College counselors aren’t only looking for straight-A students and star athletes. A background in the arts can also recommend a candidate. Use your application to highlight some of the wonderful virtues that artists have to offer:
Artists learn to motivate themselves, and to track their progress independently. Dancers have to train on their own for many hours. Even when part of a class, they are constantly monitoring their own work and improving. This is exactly the kind of self-direction that college admissions counselors are looking for!
When studying music, students learn a melody or beat pattern and have to repeat it. They learn how to store information quickly – and repeat it back under pressure. Musical training can be very useful in those freshman survey courses with stacks of textbooks and grueling final exams.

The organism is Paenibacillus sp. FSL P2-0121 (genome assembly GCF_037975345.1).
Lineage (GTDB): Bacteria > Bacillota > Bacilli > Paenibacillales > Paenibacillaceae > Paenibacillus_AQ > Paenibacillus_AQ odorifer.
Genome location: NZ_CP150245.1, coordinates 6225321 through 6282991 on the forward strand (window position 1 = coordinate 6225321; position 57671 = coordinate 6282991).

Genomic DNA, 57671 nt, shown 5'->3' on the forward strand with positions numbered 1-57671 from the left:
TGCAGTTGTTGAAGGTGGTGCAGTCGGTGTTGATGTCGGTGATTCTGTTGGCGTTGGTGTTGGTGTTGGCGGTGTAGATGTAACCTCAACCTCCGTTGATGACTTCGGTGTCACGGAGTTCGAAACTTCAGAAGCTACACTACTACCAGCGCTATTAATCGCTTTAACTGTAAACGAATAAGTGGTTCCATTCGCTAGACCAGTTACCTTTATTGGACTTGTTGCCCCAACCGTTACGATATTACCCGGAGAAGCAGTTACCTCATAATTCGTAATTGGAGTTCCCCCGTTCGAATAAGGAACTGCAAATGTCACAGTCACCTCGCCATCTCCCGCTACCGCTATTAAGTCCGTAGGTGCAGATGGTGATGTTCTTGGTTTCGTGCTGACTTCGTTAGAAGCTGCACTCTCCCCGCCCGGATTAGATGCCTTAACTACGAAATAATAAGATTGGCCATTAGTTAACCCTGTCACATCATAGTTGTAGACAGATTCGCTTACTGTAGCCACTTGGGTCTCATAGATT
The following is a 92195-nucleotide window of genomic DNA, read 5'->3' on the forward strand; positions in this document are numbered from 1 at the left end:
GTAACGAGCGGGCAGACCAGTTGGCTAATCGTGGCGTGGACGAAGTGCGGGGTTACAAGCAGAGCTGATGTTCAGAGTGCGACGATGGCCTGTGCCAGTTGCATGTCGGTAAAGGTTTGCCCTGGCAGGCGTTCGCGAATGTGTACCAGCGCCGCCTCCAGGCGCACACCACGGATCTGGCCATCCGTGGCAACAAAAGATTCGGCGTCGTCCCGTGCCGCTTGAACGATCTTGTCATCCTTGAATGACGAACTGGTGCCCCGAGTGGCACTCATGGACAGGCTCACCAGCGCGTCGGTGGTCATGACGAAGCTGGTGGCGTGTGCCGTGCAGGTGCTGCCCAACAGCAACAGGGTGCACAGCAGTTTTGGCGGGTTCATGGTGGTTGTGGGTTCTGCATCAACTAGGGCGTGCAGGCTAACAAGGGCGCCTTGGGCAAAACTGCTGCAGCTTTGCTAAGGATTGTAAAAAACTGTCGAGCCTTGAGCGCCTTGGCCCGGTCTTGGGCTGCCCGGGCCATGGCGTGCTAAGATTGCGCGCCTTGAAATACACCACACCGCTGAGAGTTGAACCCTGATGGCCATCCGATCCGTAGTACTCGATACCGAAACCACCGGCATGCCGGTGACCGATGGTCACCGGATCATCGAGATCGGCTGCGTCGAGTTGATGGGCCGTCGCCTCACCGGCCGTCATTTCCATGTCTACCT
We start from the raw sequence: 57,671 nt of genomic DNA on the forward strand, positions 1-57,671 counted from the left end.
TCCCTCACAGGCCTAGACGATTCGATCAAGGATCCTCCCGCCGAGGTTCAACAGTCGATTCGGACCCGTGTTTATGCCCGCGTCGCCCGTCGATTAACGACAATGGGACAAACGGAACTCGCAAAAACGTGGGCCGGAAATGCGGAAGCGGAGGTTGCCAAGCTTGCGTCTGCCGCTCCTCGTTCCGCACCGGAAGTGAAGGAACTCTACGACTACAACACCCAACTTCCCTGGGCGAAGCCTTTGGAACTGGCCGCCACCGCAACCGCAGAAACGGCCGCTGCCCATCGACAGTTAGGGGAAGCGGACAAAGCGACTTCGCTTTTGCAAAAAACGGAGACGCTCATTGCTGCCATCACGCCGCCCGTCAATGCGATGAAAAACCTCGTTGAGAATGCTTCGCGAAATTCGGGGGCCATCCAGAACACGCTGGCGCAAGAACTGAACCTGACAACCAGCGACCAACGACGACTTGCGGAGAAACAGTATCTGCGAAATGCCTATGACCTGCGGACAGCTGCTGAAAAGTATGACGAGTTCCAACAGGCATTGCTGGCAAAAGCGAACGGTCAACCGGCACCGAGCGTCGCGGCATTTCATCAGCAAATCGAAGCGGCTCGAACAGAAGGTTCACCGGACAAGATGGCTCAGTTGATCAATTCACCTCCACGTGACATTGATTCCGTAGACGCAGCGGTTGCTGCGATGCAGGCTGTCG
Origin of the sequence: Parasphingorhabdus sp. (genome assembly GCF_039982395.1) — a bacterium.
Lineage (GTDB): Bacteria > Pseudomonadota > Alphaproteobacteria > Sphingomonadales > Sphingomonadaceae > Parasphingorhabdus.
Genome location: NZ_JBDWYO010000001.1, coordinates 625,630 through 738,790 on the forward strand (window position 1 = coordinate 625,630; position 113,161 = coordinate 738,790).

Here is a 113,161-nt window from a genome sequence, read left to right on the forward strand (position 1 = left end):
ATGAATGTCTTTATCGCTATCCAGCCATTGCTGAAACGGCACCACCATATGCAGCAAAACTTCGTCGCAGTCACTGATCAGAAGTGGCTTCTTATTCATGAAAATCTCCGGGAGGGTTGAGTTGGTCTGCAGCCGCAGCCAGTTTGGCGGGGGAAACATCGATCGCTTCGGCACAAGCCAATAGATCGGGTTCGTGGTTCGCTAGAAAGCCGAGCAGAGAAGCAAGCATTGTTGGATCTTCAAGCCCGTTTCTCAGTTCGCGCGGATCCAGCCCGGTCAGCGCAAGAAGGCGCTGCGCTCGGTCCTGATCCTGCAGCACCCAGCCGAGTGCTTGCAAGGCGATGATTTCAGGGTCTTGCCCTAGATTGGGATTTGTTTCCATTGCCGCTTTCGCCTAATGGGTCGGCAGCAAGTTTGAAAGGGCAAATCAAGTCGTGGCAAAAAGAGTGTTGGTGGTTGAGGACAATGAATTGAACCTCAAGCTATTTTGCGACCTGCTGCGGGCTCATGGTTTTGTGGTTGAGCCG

Marguerite Gerard, Artist Painting a Portrait of a Musician (The Hermitage)
Whether actors on stage, dancers in a company or musicians in an orchestra, art students learn how to work together. They must watch each other, follow along, and lead among their peers. At times, they must even make up the difference when a peer forgets their lines. As group projects become more central to university courses, a student’s ability to work as part of a group becomes more important.
Let’s not forget the most important characteristic that an artist offers their university: heart. Artists do what they do for the love of it. They follow their intuition down paths unknown, searching for new means of self expression and connection. This quality has driven discovery for centuries, and it is at the center of what learning is all about.